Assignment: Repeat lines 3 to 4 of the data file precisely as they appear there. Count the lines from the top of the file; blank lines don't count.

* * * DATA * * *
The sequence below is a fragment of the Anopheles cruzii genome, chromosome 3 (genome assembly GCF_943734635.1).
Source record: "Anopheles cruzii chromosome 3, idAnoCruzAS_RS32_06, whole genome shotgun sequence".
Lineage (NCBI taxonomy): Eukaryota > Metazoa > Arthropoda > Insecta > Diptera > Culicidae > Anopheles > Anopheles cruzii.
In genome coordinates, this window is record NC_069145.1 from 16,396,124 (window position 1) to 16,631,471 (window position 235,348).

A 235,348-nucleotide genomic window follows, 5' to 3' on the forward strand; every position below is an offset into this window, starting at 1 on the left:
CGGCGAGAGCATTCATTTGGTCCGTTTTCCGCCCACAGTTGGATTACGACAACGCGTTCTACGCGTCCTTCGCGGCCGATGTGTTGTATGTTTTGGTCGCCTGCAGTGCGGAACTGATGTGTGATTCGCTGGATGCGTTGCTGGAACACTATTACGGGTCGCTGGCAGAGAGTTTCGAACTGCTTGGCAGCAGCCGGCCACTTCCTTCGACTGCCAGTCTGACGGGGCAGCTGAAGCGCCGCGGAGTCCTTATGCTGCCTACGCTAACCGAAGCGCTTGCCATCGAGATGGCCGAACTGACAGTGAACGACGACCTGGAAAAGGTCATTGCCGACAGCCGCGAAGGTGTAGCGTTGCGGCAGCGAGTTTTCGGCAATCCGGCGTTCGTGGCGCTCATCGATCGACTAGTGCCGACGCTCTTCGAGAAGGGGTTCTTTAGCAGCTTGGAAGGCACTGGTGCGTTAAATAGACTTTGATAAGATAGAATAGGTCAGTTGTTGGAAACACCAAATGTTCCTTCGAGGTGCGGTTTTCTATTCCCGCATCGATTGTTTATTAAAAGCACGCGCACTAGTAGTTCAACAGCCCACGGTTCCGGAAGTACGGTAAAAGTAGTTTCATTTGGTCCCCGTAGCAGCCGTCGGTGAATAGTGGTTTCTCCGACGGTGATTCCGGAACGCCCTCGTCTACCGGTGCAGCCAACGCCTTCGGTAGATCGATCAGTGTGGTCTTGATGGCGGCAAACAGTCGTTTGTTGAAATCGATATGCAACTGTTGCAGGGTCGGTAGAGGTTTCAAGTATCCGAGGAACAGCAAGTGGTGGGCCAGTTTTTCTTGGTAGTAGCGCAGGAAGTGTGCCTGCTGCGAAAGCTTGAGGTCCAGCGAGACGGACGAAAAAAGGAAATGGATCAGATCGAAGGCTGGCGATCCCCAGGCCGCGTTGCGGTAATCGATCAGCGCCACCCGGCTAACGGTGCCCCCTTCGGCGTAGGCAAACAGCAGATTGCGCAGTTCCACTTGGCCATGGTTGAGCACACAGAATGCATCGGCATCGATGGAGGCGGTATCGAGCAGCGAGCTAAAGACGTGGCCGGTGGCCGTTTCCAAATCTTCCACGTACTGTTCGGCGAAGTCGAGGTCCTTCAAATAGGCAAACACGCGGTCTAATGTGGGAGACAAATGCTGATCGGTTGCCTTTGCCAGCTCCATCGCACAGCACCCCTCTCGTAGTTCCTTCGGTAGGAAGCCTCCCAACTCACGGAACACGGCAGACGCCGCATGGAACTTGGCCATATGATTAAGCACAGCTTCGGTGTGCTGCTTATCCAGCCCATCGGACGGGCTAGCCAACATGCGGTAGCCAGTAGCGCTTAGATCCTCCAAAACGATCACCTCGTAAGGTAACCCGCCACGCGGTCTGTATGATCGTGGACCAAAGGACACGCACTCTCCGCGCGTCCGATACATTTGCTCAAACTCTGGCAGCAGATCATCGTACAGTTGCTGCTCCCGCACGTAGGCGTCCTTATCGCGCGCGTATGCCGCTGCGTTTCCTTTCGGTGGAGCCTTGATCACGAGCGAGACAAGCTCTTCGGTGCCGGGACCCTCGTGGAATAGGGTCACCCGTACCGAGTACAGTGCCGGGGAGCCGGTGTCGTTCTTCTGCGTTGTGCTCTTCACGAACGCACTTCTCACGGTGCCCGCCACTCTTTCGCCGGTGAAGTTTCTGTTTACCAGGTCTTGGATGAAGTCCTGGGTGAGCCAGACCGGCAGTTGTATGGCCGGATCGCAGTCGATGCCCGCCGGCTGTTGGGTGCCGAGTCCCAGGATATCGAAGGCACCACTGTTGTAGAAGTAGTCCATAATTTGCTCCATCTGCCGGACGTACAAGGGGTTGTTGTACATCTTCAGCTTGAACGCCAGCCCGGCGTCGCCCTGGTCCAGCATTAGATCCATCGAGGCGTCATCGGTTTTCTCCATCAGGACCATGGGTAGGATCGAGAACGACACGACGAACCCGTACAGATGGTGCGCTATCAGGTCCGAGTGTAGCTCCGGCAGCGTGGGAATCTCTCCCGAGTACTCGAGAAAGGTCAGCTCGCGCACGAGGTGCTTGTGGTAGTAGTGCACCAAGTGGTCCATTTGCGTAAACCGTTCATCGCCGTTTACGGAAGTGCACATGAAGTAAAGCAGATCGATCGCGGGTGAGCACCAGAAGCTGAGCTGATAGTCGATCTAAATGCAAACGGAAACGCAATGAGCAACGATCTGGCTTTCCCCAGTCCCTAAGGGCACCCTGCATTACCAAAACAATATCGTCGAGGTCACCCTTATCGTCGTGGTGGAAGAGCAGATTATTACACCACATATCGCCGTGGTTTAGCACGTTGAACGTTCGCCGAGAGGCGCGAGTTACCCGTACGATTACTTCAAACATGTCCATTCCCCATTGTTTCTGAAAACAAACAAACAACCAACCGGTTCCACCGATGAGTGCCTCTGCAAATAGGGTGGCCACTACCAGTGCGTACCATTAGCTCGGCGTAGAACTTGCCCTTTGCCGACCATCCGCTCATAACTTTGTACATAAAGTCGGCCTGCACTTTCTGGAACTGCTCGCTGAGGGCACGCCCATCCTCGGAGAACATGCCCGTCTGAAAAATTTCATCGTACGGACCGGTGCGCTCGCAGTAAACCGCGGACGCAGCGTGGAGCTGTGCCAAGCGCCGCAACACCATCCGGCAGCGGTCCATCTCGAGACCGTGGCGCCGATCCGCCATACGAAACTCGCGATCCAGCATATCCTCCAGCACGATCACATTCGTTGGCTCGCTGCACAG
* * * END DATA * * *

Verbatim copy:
Lineage (NCBI taxonomy): Eukaryota > Metazoa > Arthropoda > Insecta > Diptera > Culicidae > Anopheles > Anopheles cruzii.
In genome coordinates, this window is record NC_069145.1 from 16,396,124 (window position 1) to 16,631,471 (window position 235,348).